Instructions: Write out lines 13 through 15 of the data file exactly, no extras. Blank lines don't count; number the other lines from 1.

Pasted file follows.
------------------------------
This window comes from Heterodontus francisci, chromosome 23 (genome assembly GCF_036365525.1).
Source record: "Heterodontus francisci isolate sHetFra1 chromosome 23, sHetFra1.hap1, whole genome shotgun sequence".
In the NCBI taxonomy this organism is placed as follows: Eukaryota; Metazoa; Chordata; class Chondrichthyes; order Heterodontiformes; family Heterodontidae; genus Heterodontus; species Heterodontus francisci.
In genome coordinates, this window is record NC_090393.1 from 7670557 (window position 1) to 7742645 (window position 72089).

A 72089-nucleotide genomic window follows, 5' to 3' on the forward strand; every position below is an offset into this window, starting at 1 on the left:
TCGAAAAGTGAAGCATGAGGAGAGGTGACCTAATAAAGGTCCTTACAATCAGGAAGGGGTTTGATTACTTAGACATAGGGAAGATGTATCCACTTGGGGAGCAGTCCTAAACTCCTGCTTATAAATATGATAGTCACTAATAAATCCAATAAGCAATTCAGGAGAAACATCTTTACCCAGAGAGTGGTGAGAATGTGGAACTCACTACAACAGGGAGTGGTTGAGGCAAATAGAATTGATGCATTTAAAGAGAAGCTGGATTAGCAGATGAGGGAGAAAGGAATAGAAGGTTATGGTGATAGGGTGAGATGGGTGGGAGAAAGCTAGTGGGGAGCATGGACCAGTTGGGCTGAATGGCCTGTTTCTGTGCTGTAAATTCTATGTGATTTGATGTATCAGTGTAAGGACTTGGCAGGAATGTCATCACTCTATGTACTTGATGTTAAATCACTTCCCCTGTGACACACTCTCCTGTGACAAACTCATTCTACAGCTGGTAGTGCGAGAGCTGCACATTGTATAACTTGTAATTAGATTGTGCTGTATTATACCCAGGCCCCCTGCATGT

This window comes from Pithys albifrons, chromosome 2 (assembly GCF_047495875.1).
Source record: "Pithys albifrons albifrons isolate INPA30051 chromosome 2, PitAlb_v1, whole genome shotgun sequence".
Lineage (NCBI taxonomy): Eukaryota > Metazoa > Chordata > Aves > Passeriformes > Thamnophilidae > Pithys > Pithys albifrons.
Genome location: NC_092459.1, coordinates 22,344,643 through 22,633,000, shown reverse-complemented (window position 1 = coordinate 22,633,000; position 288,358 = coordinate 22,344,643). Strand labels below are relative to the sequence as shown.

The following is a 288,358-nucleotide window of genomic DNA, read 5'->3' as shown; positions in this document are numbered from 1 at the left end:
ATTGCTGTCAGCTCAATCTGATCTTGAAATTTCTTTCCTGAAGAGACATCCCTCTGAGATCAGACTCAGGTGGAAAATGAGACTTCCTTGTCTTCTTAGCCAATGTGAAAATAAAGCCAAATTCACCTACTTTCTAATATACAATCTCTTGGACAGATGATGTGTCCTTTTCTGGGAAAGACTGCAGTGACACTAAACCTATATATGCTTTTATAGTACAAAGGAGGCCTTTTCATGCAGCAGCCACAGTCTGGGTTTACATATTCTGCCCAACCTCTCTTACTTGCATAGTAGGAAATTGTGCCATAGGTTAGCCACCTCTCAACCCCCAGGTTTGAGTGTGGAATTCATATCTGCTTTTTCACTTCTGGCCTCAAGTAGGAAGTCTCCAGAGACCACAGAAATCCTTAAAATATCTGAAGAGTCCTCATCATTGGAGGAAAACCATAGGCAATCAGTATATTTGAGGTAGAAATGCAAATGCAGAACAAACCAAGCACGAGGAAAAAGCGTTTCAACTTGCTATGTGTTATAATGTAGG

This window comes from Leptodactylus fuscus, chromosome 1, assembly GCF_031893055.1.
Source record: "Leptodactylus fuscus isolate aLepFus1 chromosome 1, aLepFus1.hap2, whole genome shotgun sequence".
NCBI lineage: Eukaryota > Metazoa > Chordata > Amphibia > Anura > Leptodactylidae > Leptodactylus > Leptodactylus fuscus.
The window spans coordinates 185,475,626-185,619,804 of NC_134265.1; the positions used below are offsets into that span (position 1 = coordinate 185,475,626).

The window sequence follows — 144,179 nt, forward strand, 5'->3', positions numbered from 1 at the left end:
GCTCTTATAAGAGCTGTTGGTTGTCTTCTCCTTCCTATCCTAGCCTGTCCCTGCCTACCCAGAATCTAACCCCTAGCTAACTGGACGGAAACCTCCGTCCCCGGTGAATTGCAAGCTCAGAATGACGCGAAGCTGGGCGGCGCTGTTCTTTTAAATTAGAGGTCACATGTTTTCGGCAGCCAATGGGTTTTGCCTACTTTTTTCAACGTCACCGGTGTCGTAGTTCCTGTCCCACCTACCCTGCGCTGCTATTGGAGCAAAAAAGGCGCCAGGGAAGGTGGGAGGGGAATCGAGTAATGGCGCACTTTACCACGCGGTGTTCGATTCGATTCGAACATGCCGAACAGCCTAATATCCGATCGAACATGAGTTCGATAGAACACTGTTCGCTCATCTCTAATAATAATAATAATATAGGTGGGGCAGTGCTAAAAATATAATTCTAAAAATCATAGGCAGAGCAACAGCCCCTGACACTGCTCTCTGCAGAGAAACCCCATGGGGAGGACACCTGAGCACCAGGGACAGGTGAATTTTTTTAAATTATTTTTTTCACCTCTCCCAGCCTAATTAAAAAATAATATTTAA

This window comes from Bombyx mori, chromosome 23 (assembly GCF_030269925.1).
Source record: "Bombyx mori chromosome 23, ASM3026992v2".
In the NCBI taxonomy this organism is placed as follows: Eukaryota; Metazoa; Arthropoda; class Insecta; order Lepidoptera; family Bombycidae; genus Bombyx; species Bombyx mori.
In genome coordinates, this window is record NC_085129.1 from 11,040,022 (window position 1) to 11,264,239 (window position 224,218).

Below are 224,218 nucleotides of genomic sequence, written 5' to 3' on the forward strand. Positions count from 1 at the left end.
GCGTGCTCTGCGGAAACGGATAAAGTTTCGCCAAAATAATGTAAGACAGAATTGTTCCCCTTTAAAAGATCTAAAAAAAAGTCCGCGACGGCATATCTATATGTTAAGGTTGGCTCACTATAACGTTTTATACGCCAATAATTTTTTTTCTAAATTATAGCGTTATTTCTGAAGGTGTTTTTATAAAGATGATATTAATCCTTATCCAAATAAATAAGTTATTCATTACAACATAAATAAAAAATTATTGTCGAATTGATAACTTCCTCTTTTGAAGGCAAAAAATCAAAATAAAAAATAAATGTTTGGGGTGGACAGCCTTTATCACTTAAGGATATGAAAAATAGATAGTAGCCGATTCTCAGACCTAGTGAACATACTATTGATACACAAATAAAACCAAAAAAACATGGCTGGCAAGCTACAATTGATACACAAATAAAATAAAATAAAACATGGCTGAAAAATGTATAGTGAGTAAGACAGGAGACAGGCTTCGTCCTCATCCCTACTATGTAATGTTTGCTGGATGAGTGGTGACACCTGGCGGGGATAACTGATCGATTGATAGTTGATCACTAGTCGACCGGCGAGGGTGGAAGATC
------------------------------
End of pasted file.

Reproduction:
This window comes from Leptodactylus fuscus, chromosome 1, assembly GCF_031893055.1.
Source record: "Leptodactylus fuscus isolate aLepFus1 chromosome 1, aLepFus1.hap2, whole genome shotgun sequence".
NCBI lineage: Eukaryota > Metazoa > Chordata > Amphibia > Anura > Leptodactylidae > Leptodactylus > Leptodactylus fuscus.